On March 16, 2022, the Securities and Exchange Commission (“SEC”) issued an order against a school district (Crosby Independent School District (the “District”), located in the suburbs of Houston, Texas) and against the auditor of the district (the “Auditor”) and accused the school district’s former chief financial officer (“CFO”) of misleading investors who purchased $20 million of District 2018 bonds (the “Bonds”) ).
In its actions, the SEC noted that the district, chief financial officer and auditor had included false and misleading audited financial statements in the official statement of obligations. Specifically, the financial statements for fiscal year 2017 understated construction liabilities (by $7.9 million) and payroll expenses (by $3.8 million), resulting in an overstated balance. from the general fund of $11.7 million. The district submitted fiscal year 2017 financial statements for use with the offering document, the district and chief financial officer reviewed the offering document prior to its use in bond marketing, and the school board chairperson signed the offer document. The District changed its year-end as part of a plan to address the District’s financial situation prior to offering the Bonds, and the change in year-end should have prompted an increased level of scrutiny from the part of the auditor. The SEC determined that the auditor’s audit procedures were deficient.
The neighborhood. The charges against the District were brought under the Securities Exchange Act of 1934 (“1934 Act”) Section 10(b) and Rule 10(b)(5) thereunder and the Securities Act of 1933 (“1933 Act”) Section 17(a)). Violations of the 1933 Act Section 17(a) does not require intentional wrongdoing on the part of the actor and can be established on the basis of negligence. The SEC order against the District found that it violated Section 10(b) of the 1934 Act and Rule 10b-5 thereunder and Section 17(a) of the 1933 Act. The District has been ordered to cease and desist from committing or causing violations and any future violations of Section 10(b) of the 1934 Act and Rule 10b-5 and of Section 17(a) of the 1933 Act.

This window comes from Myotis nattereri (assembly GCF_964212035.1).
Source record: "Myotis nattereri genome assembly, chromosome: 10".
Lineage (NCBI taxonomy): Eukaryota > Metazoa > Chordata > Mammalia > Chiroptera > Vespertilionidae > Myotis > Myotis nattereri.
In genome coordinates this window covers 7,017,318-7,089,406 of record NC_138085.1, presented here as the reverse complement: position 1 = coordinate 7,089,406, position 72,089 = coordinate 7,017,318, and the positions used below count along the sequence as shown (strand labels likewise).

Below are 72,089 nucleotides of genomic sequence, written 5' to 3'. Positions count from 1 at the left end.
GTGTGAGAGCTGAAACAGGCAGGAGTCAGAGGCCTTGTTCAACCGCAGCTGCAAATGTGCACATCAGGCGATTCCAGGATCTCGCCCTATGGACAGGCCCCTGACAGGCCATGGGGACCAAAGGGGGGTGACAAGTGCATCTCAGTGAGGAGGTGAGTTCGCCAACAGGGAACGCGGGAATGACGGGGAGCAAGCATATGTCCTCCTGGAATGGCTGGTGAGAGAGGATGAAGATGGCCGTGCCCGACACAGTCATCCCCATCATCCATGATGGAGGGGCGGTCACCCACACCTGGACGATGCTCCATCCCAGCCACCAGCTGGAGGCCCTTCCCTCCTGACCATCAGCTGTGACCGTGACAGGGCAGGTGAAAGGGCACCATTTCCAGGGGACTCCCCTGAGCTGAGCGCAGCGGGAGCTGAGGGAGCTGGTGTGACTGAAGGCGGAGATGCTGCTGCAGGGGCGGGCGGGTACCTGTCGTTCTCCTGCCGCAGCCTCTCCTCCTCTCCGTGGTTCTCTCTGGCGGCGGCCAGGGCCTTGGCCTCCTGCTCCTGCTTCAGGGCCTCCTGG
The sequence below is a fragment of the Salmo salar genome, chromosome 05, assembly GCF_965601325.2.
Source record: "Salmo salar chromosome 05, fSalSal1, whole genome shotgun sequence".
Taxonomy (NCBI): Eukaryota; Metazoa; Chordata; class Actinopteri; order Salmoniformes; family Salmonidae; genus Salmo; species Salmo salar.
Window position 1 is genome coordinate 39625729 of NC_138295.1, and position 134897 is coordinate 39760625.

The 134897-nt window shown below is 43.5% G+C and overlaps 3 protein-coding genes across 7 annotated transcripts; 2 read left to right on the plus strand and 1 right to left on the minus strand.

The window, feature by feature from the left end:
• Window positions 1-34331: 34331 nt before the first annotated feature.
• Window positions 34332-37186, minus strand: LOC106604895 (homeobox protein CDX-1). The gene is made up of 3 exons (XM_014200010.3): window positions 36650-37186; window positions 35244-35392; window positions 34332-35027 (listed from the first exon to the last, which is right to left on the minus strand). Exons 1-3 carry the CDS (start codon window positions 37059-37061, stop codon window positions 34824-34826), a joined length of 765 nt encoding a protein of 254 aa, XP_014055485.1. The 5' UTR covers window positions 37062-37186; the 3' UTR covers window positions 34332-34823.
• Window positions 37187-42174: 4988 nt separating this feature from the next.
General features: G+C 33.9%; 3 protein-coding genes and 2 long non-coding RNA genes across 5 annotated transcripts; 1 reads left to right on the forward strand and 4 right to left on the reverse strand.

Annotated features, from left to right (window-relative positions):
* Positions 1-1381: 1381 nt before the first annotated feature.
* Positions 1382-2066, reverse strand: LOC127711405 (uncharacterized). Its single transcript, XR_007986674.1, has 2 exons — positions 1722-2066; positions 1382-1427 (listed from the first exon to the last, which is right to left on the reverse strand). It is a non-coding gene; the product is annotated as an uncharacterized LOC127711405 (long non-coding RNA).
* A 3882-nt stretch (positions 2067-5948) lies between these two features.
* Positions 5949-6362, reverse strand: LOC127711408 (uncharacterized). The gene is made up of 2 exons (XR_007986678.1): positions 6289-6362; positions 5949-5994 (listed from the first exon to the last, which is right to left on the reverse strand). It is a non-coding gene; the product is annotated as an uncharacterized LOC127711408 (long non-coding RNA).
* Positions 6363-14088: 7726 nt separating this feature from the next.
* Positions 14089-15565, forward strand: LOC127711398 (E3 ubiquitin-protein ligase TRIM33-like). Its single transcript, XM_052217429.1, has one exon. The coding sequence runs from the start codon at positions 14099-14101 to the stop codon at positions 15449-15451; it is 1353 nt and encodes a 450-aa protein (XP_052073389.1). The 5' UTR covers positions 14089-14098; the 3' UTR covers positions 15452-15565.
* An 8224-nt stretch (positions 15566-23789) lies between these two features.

The financial director. The SEC alleged that the CFO violated Section 17(a)(1) and (3) of the 1933 Act and Section 10(b) and Rule 10b-5 of the 1934 Act. financier agreed to settle with the SEC, including paying a $30,000 fine and not participating in any future municipal securities offerings. The settlement is pending court approval.
The verifier. SEC order against auditor found she engaged in improper professional conduct pursuant to Section 4C(2) of the 1934 Act and Rule 102(e)(1)(ii) ) SEC Rules of Practice. The SEC order took effect immediately and denied the auditor the privilege to appear or practice before the SEC as an accountant.
A similar recent case. This set of cases follows the September 2021 SEC actions involving a California school district and its chief financial officer, in which that California school district included misleading budget projections in its offering documents for its bonds due to the inability of the budget to reflect salary increases. Despite reports showing that actual expenses were higher than expected, the California school district used outdated information and the CFO attested to the accuracy of the information in the offering document. The SEC’s order against the California School District found that it violated Section 17(a)(2) and (3) of the 1933 Act by “making misleading statements and omissions to investors, as well as than to the bond credit rating agency and other municipal industries”. professionals on the transaction. The California School District has been ordered to cease and desist from violating Section 17(a)(2) and (3) of the 1933 Act, to implement various written policies and procedures, to provide training to staff, retain the services of an independent consultant to review policies and procedures, implement the recommendations of the independent consultant, disclose this policy in future bond offerings, and provide certifications of compliance to the SEC staff regarding these settlement terms. The SEC accused the former CFO of violating Section 17(a)(3) of the 1933 Act.